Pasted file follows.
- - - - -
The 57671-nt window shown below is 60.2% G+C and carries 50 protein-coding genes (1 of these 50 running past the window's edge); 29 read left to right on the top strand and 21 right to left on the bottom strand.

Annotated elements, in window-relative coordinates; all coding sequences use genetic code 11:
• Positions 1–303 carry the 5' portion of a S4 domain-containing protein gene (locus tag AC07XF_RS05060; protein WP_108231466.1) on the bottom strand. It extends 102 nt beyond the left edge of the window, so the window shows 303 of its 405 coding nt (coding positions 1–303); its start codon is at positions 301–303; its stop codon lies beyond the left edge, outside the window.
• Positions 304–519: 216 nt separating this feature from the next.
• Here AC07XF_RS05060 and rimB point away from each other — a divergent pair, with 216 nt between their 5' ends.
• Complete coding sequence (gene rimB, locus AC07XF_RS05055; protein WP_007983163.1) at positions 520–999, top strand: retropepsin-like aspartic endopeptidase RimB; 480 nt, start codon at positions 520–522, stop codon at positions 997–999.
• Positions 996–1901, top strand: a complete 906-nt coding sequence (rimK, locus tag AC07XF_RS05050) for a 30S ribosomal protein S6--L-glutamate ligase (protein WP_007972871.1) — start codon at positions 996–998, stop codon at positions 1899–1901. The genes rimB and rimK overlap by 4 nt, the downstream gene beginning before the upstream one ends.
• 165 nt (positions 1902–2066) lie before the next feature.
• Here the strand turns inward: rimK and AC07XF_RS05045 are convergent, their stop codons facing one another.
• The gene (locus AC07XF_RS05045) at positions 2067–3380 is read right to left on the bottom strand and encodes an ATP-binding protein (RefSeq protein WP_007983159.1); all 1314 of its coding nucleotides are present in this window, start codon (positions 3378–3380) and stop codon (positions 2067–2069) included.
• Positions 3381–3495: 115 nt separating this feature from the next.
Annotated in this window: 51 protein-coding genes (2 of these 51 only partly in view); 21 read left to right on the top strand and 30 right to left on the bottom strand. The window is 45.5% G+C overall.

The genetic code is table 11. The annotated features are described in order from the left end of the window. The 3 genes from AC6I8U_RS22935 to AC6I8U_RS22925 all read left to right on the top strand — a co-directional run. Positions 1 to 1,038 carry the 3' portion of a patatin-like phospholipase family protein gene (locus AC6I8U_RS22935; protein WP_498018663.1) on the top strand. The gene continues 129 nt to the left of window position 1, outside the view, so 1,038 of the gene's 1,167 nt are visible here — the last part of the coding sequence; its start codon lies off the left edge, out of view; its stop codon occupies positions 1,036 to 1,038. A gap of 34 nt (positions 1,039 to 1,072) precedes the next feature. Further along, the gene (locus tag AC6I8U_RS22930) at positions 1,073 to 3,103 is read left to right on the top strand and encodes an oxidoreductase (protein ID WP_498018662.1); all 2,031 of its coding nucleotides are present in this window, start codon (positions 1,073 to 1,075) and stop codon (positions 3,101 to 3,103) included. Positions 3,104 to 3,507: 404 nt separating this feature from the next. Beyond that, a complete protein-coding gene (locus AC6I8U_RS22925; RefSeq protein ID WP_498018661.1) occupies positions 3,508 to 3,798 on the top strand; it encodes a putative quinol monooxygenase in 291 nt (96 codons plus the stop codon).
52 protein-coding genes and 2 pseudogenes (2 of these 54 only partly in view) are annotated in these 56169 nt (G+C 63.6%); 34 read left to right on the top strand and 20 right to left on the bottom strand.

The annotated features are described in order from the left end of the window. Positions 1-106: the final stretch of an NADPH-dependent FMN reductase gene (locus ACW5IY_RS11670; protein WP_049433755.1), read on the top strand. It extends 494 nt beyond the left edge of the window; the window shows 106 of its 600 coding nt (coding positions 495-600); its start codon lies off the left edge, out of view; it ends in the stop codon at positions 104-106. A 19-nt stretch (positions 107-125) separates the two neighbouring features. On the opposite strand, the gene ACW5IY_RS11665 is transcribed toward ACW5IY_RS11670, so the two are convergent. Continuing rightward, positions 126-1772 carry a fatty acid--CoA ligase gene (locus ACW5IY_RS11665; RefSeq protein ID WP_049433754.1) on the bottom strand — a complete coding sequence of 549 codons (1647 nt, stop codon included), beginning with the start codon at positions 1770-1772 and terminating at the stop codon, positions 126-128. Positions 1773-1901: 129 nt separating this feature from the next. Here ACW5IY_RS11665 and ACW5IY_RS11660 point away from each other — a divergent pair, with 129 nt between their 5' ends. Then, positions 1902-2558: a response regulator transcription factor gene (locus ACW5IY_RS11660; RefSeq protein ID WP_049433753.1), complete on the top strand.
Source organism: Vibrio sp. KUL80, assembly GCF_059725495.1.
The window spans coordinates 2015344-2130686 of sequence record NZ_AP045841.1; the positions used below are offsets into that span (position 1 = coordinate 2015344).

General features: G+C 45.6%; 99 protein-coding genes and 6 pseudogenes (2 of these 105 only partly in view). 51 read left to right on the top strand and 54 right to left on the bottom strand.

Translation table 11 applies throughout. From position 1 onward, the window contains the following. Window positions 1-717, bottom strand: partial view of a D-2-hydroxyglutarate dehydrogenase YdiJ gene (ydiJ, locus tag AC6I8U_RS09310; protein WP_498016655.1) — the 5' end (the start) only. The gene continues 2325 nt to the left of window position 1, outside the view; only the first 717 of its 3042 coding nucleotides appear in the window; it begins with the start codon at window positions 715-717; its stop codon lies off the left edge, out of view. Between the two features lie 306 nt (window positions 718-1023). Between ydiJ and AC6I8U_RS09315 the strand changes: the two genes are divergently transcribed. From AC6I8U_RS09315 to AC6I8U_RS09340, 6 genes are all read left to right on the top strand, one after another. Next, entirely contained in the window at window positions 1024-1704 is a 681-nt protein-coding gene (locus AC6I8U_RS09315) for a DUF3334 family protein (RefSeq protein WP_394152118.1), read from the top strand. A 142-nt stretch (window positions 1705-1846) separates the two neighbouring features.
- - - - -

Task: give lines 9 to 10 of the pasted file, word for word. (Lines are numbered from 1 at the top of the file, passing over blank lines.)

• Here the strand turns inward: rimK and AC07XF_RS05045 are convergent, their stop codons facing one another.
• The gene (locus AC07XF_RS05045) at positions 2067–3380 is read right to left on the bottom strand and encodes an ATP-binding protein (RefSeq protein WP_007983159.1); all 1314 of its coding nucleotides are present in this window, start codon (positions 3378–3380) and stop codon (positions 2067–2069) included.